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Campus Gun Bill Headed Toward Showdown On House Floor

Robert Nelson

A House bill that would allow people with concealed-weapons licenses to carry guns on the campuses of Florida colleges and universities passed its final committee Thursday and is headed to the House floor.

The House Judiciary Committee voted 12-3 to approve the measure (HB 4005) by Rep. Greg Steube, R-Sarasota. In the Senate, an identical bill (SB 176), by Sen. Greg Evers, R-Baker, has passed two committees and faces two more.

Lawmakers are moving forward with the proposal despite opposition from officials in the higher-education system. The debate follows a shooting incident in November at Florida State University that left three people wounded.

Much of the discussion during Thursday's meeting focused on whether the measure would make campuses more or less safe.

National Rifle Association lobbyist Marion Hammer, for instance, contended that potential victims of rape and other crimes can't wait for law enforcement to arrive.

"The plain truth is, campuses are not safe," Hammer said. "They are gun-free zones where murderers and rapists may commit their crimes without fear of being harmed by the victims. Police do the best job they can, but the reality is they are not there when the attack occurs."

Other supporters, like gun-rights proponent Eric Friday, said people with concealed-weapons licenses are not to be feared — but criminals are.

"Nobody will tell you that rules or laws keep guns off campus," Friday said. "A person who is willing to murder another human being does not care about any rule or any law. They do what they want to do.”

"It's not us you need to worry about," added Rebekah Hargrove, another supporter. "Criminals are going to be criminals."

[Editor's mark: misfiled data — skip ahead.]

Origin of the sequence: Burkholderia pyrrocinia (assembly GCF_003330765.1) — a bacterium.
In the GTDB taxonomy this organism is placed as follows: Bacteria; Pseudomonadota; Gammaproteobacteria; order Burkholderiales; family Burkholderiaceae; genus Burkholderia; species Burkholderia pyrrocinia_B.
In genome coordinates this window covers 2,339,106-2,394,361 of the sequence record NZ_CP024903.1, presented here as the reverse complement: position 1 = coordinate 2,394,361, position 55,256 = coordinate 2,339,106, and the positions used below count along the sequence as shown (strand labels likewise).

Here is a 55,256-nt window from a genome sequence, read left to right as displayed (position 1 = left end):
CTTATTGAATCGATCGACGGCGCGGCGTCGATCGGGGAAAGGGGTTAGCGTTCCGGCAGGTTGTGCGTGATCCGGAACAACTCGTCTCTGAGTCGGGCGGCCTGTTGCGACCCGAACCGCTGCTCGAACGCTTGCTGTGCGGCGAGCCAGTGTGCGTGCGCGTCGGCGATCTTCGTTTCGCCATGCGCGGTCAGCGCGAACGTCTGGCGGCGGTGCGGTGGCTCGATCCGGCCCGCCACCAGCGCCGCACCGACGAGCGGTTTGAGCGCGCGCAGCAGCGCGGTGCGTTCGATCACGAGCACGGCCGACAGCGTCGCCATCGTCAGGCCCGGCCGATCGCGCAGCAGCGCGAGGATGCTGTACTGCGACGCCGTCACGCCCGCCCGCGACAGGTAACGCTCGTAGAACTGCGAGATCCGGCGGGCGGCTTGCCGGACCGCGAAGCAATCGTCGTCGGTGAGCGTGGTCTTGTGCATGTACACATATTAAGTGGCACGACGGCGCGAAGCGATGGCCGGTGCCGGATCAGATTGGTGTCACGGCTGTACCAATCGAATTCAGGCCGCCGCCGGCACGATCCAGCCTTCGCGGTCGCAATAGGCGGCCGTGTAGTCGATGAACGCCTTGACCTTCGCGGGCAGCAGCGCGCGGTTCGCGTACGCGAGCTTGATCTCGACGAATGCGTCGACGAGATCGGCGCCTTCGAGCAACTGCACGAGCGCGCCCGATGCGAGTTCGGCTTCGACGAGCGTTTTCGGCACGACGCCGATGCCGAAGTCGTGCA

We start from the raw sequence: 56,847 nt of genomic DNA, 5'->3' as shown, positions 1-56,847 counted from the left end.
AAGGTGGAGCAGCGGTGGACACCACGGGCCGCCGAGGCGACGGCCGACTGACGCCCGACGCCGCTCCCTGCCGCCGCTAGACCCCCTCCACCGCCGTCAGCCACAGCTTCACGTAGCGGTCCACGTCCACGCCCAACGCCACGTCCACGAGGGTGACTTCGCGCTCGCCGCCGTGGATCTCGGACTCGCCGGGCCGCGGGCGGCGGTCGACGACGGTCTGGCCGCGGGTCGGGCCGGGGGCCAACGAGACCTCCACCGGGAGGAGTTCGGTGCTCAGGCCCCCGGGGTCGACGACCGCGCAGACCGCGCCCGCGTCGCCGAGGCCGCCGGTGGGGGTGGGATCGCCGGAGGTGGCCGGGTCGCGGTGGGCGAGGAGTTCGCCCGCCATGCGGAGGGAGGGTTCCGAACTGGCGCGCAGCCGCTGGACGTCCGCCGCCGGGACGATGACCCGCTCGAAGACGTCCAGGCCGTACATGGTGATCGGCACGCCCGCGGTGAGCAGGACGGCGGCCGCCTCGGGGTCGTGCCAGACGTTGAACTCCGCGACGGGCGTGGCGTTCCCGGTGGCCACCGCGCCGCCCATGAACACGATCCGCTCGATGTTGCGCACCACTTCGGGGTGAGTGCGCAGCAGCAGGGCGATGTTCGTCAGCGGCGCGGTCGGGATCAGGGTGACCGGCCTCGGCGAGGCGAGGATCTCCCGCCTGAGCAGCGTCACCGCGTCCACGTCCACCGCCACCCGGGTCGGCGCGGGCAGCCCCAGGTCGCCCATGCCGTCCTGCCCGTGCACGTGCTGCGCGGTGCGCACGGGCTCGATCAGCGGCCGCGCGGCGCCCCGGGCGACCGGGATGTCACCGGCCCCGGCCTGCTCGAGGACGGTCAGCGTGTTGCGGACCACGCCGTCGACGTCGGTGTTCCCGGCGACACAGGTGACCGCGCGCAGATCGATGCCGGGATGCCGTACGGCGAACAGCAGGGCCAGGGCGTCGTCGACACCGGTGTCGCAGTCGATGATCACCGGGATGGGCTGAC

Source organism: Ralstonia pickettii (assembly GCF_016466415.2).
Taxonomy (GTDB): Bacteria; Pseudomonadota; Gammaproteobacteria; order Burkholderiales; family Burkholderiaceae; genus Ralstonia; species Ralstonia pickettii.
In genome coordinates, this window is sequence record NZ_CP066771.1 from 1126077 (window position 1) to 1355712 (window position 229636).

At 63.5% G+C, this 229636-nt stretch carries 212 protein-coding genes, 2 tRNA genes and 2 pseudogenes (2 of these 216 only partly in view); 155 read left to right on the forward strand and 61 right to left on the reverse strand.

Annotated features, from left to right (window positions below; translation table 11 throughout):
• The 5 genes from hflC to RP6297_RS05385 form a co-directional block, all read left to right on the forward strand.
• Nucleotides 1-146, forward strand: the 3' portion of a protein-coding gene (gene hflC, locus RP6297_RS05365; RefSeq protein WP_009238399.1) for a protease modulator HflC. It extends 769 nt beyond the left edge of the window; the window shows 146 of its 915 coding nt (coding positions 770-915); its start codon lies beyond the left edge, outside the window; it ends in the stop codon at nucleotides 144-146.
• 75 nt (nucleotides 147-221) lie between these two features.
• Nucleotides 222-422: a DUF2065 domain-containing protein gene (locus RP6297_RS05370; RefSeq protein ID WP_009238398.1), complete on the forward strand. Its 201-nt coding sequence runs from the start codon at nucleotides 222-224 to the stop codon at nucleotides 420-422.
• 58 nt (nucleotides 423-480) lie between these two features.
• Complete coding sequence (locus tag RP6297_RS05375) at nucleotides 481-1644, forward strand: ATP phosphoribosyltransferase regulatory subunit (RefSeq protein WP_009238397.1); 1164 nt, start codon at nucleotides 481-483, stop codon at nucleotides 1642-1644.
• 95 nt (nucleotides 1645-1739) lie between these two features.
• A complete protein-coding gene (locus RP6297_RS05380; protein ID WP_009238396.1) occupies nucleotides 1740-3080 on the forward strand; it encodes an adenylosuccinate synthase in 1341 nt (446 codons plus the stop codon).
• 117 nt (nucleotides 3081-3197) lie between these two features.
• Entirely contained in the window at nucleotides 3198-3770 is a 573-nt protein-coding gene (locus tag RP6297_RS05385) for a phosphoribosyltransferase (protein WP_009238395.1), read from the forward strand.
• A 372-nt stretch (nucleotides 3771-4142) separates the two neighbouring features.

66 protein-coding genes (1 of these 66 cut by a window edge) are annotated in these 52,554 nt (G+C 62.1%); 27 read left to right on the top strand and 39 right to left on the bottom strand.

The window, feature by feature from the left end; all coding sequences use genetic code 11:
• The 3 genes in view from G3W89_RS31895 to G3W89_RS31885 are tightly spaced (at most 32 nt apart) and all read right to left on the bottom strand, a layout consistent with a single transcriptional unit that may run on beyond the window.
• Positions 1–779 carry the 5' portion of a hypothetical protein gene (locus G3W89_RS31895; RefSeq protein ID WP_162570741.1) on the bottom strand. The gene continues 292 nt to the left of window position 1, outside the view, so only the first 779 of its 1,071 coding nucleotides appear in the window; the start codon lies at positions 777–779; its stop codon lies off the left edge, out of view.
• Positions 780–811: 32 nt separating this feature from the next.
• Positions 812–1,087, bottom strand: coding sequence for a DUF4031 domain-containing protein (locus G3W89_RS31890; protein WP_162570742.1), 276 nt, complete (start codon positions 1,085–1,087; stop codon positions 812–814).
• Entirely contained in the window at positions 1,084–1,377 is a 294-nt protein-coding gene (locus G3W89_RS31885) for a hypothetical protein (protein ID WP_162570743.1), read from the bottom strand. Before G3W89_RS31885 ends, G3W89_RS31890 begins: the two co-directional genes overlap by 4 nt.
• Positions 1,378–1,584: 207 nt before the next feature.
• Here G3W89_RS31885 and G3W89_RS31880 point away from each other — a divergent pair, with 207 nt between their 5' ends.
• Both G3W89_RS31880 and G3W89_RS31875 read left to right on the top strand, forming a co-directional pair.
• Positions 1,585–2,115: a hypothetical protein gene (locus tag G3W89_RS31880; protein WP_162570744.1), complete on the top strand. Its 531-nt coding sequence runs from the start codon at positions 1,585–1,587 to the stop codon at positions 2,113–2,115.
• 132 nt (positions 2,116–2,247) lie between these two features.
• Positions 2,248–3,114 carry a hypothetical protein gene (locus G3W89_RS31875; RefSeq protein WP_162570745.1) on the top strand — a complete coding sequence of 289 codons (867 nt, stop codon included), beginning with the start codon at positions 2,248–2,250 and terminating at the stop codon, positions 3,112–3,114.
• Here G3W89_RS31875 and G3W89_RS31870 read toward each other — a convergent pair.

But Kaitlyn Hamby, a sophomore at Florida State University, pointed out that the police chiefs of the state's 12 public universities oppose the bill.

"If they are the people who dedicate their lives to protecting us, why are we trying to go against them?" Hamby asked. "You may be arming the victims, but you'll also be arming the perpetrators."

Marshall Ogletree, interim executive director of the United Faculty of Florida, disagreed with a staff analysis that indicated the bill was cost-neutral. He said it would cost "$45 million out the gate… $1.6 million per institution in our system to ramp up training, personnel and equipment needs."

Ogletree also said that "the vast majority of women on campus are under 21" and thus ineligible for concealed-weapons permits. "If we want to protect women, why not allow the use of tasers?" he asked.

"As families, we understand why schools would decide that guns have no place in a college or university classroom, or anywhere on campus," said Steve Downey of the advocacy group Everytown for Gun Safety. "We picture our own children surrounded by guns on campus, and we know what the dangers are.”

In a closing statement, Steube argued that in order to qualify for a concealed-weapons license, Floridians must have clean records and meet a host of qualifications.

"We're not handing out guns to every college student," he said. "Gun-free zones didn't stop the shooter at Virginia Tech… It didn't stop the shooter at Sandy Hook. It only stops law-abiding citizens' ability to defend themselves."

The committee also passed another Steube-sponsored bill (HB 19) which would give school superintendents the ability to appoint employees or volunteers to carry weapons at schools. But the bill's Senate companion (SB 180) is stalled in an education committee.

Photo credit: "handgun" by Robert Nelson is used under CC BY 2.0.